My path to becoming a coastal scientist

Hilary performs a “rub test” on the tow fish side scan sonar in the Delaware Bay.

For me, it’s always been about the field work. Feeling the wind in your hair, getting dirt under your nails, and on a really good day, shaking the water out of your ears! These little moments are the reasons why I wanted to study coasts in the first place. I love being outdoors and have always been fascinated by the shoreline – where the land, the air, and the ocean come together as one. The dynamics of a beach, the rich yet harsh coastal habitat, can be a place of serene beauty, but also of awesome power and danger.

After settling in to college, one professor tried to convince me to switch my major from earth and environmental science to chemistry, as I had a knack for inorganics and quite frankly, the department needed more women! He tried to entice me with promises of superior facilities and better faculty ratios. But he couldn’t compete with the field excursions offered in my classes. A bad day in the field beats a good day in the lab, no contest.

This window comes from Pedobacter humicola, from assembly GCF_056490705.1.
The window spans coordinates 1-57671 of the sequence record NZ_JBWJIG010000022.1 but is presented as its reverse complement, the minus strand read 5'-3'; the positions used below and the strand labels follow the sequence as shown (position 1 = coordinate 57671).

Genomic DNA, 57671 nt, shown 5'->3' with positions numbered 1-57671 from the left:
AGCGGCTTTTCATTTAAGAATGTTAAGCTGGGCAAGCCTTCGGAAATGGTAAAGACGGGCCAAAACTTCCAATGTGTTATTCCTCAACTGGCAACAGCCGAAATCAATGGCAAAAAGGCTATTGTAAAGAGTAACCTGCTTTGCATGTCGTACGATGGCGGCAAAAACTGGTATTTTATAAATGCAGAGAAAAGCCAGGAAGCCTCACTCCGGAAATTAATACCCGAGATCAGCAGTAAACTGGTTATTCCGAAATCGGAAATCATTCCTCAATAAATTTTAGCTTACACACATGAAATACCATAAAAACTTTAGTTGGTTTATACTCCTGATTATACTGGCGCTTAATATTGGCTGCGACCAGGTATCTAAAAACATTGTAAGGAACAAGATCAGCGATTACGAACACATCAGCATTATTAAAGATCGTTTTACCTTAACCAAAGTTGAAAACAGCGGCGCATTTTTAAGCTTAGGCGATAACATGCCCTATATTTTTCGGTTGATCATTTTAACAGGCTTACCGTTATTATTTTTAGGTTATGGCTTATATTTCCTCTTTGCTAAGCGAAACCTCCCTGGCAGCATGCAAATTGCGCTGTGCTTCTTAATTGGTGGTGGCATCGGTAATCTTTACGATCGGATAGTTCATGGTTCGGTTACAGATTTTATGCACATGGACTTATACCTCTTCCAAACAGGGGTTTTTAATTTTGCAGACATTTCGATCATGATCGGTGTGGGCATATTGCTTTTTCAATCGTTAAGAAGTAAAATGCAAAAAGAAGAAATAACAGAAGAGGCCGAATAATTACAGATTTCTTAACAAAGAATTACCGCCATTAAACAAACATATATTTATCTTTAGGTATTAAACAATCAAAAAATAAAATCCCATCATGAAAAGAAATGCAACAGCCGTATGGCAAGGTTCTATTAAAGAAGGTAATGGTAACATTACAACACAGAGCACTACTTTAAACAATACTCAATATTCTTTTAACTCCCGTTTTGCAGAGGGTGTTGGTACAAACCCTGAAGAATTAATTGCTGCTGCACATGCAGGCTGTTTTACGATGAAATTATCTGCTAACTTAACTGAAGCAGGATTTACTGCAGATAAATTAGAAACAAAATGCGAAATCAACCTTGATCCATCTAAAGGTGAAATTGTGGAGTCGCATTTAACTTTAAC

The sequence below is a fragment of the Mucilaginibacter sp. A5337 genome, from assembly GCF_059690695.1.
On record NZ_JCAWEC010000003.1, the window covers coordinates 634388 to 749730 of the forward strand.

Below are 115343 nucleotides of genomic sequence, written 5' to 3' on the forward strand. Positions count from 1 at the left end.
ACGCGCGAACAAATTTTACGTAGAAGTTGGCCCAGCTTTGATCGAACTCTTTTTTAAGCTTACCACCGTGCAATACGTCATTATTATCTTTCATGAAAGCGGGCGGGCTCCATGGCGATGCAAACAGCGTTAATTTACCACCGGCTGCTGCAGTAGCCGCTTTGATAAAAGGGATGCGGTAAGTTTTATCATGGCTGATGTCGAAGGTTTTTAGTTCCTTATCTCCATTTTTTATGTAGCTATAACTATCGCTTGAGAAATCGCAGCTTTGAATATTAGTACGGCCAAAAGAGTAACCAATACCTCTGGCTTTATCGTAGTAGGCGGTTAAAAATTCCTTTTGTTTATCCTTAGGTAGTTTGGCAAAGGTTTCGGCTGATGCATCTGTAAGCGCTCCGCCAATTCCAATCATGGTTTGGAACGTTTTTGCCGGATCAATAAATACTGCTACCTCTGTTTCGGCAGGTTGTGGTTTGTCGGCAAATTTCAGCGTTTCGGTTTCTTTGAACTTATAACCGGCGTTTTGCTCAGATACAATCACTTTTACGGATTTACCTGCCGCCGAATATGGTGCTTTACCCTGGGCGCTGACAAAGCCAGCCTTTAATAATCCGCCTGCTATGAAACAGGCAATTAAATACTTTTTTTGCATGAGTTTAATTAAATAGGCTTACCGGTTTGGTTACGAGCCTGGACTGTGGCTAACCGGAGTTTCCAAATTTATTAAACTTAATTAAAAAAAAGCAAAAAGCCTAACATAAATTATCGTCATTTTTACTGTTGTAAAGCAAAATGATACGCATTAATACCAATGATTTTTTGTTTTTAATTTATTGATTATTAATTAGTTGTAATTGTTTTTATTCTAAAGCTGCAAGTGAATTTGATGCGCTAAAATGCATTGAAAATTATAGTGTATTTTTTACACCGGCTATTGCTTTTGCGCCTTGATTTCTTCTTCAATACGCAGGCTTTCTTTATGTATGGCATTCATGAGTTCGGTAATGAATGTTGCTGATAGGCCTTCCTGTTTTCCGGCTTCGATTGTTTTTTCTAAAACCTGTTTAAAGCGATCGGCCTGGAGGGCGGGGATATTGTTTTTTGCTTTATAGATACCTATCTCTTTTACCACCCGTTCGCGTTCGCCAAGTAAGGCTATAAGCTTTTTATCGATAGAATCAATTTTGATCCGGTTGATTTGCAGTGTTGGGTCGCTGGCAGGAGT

Hilary and her grad school lab group goofing off while doing field research at Great Bay, New Hampshire.

I went on to pursue graduate studies in coastal and watershed systems along the Long Island Sound and later the Delaware Bay. I was part of a graduate student lab group studying marine and coastal geology. Collecting data for our research usually required labor-intensive trips to remote field sites, so we worked together and supported each other when the going got tough. We loaded instruments on large research ships for multi-day trips, and piled onto a skiff for day trips. We worked from the shore, poking around in tidal muck, taking samples of beach sand to analyze. Sometimes, we even lost instruments into the bay and had to don scuba gear to recover it. And on rare occasions, at the end of a long day, we’d go for a cruise to simply enjoy the scenery and remind ourselves how lucky we were to be working in such spectacular places.

As researchers, we sought to understand the physical forces and geologic history that shape our coastal environments. Even then I knew I wanted to spend my career using that knowledge to protect these fragile coastal systems, and to hopefully teach others to love these special places just as much as I do.

Hilary Stevens is the coastal resilience manager at Restore America’s Estuaries.